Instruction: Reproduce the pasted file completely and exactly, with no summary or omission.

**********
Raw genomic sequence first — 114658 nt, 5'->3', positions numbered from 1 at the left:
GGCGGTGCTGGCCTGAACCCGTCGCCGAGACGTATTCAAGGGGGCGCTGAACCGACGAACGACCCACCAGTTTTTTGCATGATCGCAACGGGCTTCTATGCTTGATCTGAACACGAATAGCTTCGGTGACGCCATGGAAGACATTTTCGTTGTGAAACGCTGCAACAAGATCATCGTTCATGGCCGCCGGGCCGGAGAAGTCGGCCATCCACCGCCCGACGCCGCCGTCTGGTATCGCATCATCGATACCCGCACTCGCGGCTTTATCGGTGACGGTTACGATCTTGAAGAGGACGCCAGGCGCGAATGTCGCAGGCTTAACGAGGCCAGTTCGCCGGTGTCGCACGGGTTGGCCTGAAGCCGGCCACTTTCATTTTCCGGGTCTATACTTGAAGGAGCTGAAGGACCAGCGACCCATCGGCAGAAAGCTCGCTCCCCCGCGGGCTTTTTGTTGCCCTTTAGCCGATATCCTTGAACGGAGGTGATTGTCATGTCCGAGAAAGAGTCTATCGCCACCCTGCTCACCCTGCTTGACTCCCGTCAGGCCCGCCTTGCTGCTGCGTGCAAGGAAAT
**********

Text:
Raw genomic sequence first — 114658 nt, 5'->3', positions numbered from 1 at the left:
GGCGGTGCTGGCCTGAACCCGTCGCCGAGACGTATTCAAGGGGGCGCTGAACCGACGAACGACCCACCAGTTTTTTGCATGATCGCAACGGGCTTCTATGCTTGATCTGAACACGAATAGCTTCGGTGACGCCATGGAAGACATTTTCGTTGTGAAACGCTGCAACAAGATCATCGTTCATGGCCGCCGGGCCGGAGAAGTCGGCCATCCACCGCCCGACGCCGCCGTCTGGTATCGCATCATCGATACCCGCACTCGCGGCTTTATCGGTGACGGTTACGATCTTGAAGAGGACGCCAGGCGCGAATGTCGCAGGCTTAACGAGGCCAGTTCGCCGGTGTCGCACGGGTTGGCCTGAAGCCGGCCACTTTCATTTTCCGGGTCTATACTTGAAGGAGCTGAAGGACCAGCGACCCATCGGCAGAAAGCTCGCTCCCCCGCGGGCTTTTTGTTGCCCTTTAGCCGATATCCTTGAACGGAGGTGATTGTCATGTCCGAGAAAGAGTCTATCGCCACCCTGCTCACCCTGCTTGACTCCCGTCAGGCCCGCCTTGCTGCTGCGTGCAAGGAAAT